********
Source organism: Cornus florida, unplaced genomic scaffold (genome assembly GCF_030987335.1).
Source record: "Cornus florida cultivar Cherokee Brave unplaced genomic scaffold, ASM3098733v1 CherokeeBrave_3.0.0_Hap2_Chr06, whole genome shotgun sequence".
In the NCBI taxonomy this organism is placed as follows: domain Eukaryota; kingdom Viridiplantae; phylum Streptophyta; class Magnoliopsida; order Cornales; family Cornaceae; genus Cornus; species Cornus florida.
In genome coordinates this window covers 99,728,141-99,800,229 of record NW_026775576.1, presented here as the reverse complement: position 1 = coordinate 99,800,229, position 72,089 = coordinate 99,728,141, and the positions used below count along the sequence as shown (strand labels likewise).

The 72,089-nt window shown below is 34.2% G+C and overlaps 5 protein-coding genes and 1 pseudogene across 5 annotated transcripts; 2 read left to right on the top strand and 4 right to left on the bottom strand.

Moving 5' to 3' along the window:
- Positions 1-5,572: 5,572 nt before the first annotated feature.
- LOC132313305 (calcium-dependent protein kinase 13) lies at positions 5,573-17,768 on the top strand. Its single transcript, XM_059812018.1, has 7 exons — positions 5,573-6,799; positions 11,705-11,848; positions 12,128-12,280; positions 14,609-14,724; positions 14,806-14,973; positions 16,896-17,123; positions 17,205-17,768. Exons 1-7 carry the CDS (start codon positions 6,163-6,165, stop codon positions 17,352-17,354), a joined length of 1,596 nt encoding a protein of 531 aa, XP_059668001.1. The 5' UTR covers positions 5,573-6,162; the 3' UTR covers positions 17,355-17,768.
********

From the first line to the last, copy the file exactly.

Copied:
Source organism: Cornus florida, unplaced genomic scaffold (genome assembly GCF_030987335.1).
Source record: "Cornus florida cultivar Cherokee Brave unplaced genomic scaffold, ASM3098733v1 CherokeeBrave_3.0.0_Hap2_Chr06, whole genome shotgun sequence".
In the NCBI taxonomy this organism is placed as follows: domain Eukaryota; kingdom Viridiplantae; phylum Streptophyta; class Magnoliopsida; order Cornales; family Cornaceae; genus Cornus; species Cornus florida.
In genome coordinates this window covers 99,728,141-99,800,229 of record NW_026775576.1, presented here as the reverse complement: position 1 = coordinate 99,800,229, position 72,089 = coordinate 99,728,141, and the positions used below count along the sequence as shown (strand labels likewise).

The 72,089-nt window shown below is 34.2% G+C and overlaps 5 protein-coding genes and 1 pseudogene across 5 annotated transcripts; 2 read left to right on the top strand and 4 right to left on the bottom strand.

Moving 5' to 3' along the window:
- Positions 1-5,572: 5,572 nt before the first annotated feature.
- LOC132313305 (calcium-dependent protein kinase 13) lies at positions 5,573-17,768 on the top strand. Its single transcript, XM_059812018.1, has 7 exons — positions 5,573-6,799; positions 11,705-11,848; positions 12,128-12,280; positions 14,609-14,724; positions 14,806-14,973; positions 16,896-17,123; positions 17,205-17,768. Exons 1-7 carry the CDS (start codon positions 6,163-6,165, stop codon positions 17,352-17,354), a joined length of 1,596 nt encoding a protein of 531 aa, XP_059668001.1. The 5' UTR covers positions 5,573-6,162; the 3' UTR covers positions 17,355-17,768.